Book Review: The Raven Coven By Emma Miles

Kesta had left her heart across the sea. They were at peace, her people saved from slavery, and yet… her soul was uneasy.

Chem lies in chaos, its people suffering as a result of the death of the ruling sorcerers. Refugees flee the cursed Borrows, begging for help from those they had made their enemy. A Queen unknowingly makes a dark, deadly pact, and new powers rise to fill the seats left empty by the Dunham necromancers.



The Raven Coven is the second in a traditional fantasy series by Emma Miles. We begin with apparent heroine Kesta without her husband Jorrun, with who she had entered an uneasy union with during the first novel in the series, The Raven Tower.


My apologies to the author – I haven’t read book 1 in this series before review. However, this didn’t stop me from picking up the plot fairly quickly and engaging with the characters in an enjoyable manner. It’s fair to say that the three main characters – Kesta the Fire Walker, Jorrun the Dark Man and Osun, Jorran’s half brother – are damaged people.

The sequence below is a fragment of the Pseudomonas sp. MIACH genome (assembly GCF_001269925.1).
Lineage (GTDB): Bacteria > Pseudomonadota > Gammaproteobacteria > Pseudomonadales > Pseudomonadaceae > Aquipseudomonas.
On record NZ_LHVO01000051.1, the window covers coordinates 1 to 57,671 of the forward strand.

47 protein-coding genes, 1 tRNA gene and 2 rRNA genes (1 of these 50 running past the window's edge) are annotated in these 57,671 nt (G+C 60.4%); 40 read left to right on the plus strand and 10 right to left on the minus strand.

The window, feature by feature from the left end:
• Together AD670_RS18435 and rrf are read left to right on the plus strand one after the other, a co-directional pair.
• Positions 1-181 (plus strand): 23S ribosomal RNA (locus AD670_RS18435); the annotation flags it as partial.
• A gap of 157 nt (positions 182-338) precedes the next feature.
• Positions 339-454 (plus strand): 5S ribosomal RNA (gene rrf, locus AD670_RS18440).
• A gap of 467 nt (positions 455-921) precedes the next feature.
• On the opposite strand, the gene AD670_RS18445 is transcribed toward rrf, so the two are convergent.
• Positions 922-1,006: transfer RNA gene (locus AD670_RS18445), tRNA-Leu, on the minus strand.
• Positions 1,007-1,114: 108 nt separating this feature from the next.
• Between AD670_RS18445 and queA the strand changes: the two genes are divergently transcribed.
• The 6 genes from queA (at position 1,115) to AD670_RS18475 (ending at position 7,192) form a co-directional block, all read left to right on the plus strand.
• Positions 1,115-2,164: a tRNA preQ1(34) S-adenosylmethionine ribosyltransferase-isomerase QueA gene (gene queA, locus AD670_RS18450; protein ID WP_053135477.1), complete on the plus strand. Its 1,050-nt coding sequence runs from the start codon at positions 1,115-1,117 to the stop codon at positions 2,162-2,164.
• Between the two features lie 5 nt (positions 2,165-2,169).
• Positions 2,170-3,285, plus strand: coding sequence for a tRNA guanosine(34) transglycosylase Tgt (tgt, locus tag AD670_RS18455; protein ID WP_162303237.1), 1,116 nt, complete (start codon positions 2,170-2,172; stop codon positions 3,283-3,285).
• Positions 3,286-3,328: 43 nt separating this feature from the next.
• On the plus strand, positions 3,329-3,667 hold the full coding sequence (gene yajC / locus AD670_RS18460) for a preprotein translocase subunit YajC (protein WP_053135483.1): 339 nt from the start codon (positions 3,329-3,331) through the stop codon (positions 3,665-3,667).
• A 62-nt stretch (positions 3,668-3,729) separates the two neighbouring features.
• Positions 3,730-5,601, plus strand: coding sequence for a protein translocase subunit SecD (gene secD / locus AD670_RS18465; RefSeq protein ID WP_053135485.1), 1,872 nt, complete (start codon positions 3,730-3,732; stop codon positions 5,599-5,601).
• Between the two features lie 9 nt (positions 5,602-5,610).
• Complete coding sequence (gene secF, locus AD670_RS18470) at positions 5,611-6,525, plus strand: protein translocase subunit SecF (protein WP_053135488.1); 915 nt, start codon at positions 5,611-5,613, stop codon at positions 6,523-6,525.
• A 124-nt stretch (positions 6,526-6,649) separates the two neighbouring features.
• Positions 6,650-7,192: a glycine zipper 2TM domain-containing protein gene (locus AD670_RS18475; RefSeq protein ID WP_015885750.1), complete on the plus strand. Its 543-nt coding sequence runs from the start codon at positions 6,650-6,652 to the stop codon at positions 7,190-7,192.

We are introduced to the main players via a series of letters that open the novel. My heart sank a little when I first thought I was entering a full-blown romance populated with separated lovers and wistful hearts. However, while the theme of love and how it shapes and binds us is strong throughout, The Raven Coven has much more than romance to give.


The world building is simple but effective – there are four land based territories to book mind map: Chem, The Borrows, Eldon & The Fulmers. Each has a distinct identity and magical attribute that manifests in subtly different ways or elements. Perhaps it’s the librarian-goth in me, but I was found I was drawn to the dark places represented by Chem and the Borrows.